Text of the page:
WatchMojo has a great idea for a list this week with the Top 10: Movie Villains With Justifiable Motives. The best villains believe they’re the hero of their own stories. The elite make the audience believe their actions, no matter how heinous, are justifiable. Think of the best screen villains, and you usually know why they’re doing the things they are. One of the MCU’s biggest problems until recently was a lack of motivation given to the villain. Most non-MCU comic book films focus on the villain almost to the detriment of the hero (most Batman films), but the MCU took the opposite route and poured all its character development time into the heroes. Phase 3 took a different approach and gave us more nuanced villains like Ego, Killmonger, Zemo, and even, yes, Thanos, were given a twisted logic for their crusades. WM went with The Vulture for their list, and that’s a good pick. I actually don’t have much of a problem with any of their picks: Silva from Skyfall, Syndrome from The Incredibles, Koba, Magneto, etc. I think the only flaw in the list is that it doesn’t go back any further than 1982’s Blade Runner for candidates, but I’m sure everyone can think of a few baddies who had motivation enough for some sympathy. Who would you have put on this list?
If The Incredibles taught us anything, it’s that if you can get a villain monologuing, you’re likely to find out what they’re up to….and quite possibly live (or not) to regret it. WatchMojo has delivered another fantastic list focusing on the greatest monologues from movie villains in screen history. I would take issue with some of their placements, and I’d swap out a few, but these are 10 amazing scenes. It’s no mistake that of the actors featured in these roles, five were nominated for Oscars for these performances and four won. Some of these moments we’ve broken down before like Silva’s Rat Monologue in Skyfall and Colonel Jessup on the stand from A Few Good Men, but a few of these just jumped to the lead in future installments, because each one is worthy of examination. Watch, enjoy, and weigh in with what other movie monologues you think were worthy of inclusion on the list.
Some movies have a quality to them that allow for infinite repeat viewings. WhatCulture (another must-subscribe channel on YouTube) has identified the 10 most rewatchable films made so far this century. This could be because the film is so funny that it makes you smile on the worst of days (Anchorman), because it’s such an entertaining and riveting film that it never gets old (Skyfall, The Dark Knight), or because you HAVE to watch it several times to truly appreciate what a brilliant work of art it is (Memento, Inception). Christopher Nolan directed three of What Culture’s picks and I can’t disagree. I doubt I’d have picked Super Bad or Kill Bill, but otherwise it’s a list that I completely agree lends itself to endless repeat viewings.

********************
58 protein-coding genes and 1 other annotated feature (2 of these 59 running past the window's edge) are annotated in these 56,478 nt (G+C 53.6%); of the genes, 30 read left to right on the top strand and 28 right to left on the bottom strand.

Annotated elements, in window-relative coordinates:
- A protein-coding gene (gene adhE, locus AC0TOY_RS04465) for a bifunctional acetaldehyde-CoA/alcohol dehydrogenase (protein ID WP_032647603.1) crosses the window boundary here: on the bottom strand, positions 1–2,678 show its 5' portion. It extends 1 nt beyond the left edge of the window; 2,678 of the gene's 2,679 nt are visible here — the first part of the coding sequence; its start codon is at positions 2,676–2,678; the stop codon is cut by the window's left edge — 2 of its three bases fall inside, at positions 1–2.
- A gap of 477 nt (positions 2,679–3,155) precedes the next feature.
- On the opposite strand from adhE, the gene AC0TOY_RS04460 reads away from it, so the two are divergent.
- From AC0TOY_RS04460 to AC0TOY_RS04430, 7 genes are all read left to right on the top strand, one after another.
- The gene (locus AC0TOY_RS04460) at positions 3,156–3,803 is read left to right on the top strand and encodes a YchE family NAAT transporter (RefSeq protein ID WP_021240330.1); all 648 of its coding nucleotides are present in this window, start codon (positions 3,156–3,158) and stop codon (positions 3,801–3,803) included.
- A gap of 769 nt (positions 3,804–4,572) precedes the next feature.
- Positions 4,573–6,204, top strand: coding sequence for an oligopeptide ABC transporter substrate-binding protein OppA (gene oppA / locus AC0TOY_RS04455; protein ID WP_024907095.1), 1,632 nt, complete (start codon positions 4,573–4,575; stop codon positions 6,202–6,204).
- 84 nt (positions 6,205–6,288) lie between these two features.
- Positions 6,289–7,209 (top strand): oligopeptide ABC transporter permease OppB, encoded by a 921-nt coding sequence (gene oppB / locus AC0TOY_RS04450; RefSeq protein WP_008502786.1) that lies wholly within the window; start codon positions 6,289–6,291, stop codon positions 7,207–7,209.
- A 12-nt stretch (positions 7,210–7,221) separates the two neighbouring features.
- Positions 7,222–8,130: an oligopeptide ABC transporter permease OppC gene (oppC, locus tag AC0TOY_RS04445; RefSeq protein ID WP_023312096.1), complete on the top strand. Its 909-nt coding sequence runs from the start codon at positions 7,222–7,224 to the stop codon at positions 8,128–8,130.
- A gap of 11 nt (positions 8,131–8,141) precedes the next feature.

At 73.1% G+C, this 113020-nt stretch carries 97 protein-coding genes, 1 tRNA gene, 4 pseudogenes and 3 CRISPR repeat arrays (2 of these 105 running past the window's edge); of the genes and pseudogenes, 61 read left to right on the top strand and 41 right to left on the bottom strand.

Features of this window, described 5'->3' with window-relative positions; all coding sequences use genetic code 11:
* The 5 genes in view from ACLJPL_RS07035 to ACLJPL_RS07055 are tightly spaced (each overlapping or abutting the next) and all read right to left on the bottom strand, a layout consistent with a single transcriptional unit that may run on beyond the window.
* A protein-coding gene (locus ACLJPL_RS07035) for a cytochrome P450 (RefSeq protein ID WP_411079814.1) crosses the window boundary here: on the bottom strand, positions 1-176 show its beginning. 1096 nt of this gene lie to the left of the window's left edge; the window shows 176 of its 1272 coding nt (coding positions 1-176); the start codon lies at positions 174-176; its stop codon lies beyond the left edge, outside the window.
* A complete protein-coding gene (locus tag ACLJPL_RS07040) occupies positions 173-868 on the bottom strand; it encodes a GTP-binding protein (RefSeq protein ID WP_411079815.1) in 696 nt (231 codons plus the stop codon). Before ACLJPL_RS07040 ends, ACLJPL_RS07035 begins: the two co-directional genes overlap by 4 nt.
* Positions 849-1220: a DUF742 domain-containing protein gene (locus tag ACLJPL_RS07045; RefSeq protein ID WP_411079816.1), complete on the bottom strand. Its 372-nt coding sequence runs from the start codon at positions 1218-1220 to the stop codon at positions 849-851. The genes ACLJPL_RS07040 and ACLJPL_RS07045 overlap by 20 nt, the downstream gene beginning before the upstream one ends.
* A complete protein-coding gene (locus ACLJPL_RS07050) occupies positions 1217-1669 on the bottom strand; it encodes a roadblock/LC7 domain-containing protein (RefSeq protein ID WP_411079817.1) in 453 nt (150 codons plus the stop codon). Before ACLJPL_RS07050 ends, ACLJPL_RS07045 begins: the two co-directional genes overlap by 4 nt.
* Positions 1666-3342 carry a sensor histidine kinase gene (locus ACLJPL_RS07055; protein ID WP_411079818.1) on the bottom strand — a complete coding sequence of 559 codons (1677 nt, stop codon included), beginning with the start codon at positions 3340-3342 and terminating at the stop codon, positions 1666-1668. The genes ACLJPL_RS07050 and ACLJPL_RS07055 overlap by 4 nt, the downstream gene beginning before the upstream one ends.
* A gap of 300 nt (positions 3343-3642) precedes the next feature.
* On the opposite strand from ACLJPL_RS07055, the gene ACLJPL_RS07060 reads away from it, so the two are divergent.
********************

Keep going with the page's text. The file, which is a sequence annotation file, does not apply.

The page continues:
Going in to SPECTRE, I was of the opinion that Daniel Craig was the best Bond of all-time and was more worried that this might be his last film as 007 than I was about the film itself. After all, the same team behind Skyfall, probably the best Bond film of all, was back and everything we’d seen looked fantastic. Leaving SPECTRE, I have to say, even though he’s under contract for a fifth film, I hope Daniel Craig is done. SPECTRE isn’t just the biggest disappointment of 2015, it sets the Bond franchise back to its pre-Casino Royale renaissance and paints Craig’s Bond into an ending so final that it’s difficult to see how anything but another reboot is the next step. Continue reading Movie Review: SPECTRE (2015) *Bond Bombs* Spoiler Warning
By the time of Daniel Craig’s third go-round as Bond, he had already owned the role, but he hadn’t been given a legendary villain. Sam Mendes fixed that when he cast Oscar-winner Javier Bardem as Silva, and gave us-arguably-the best Bond film of them all. Skyfall tells more about Bond’s boyhood and maturation than the previous 22 films combined without actually giving him an origin story. I know they’re going deeper down the rabbit hole in SPECTRE, but I always felt Wolverine lost a lot as a character when his whole origin was neatly laid out, and I think Bond would, as well.
This really is as much Judi Dench’s picture as it is Daniel Craig’s and after six films as M, she certainly earned a co-starring role as she and Bond hunt and are hunted by Silva. Bardem is certainly flashy and over-the-top in the Bond villain tradition, but unlike most, he’s every bit as good as James, and spends most of the film beating him quite handily. There’s so much good and done right in this film that it’s hard to nail a scene as my favorite, but I love a good entrance. When you get your villain making monologues from the get-go, you know you’ve got a good one. I’m going to cheat and also stick in Silva’s reunion scene with M, because I can’t decide between the two. Bardem should have at least gotten an Oscar nomination for this film. Just brilliant.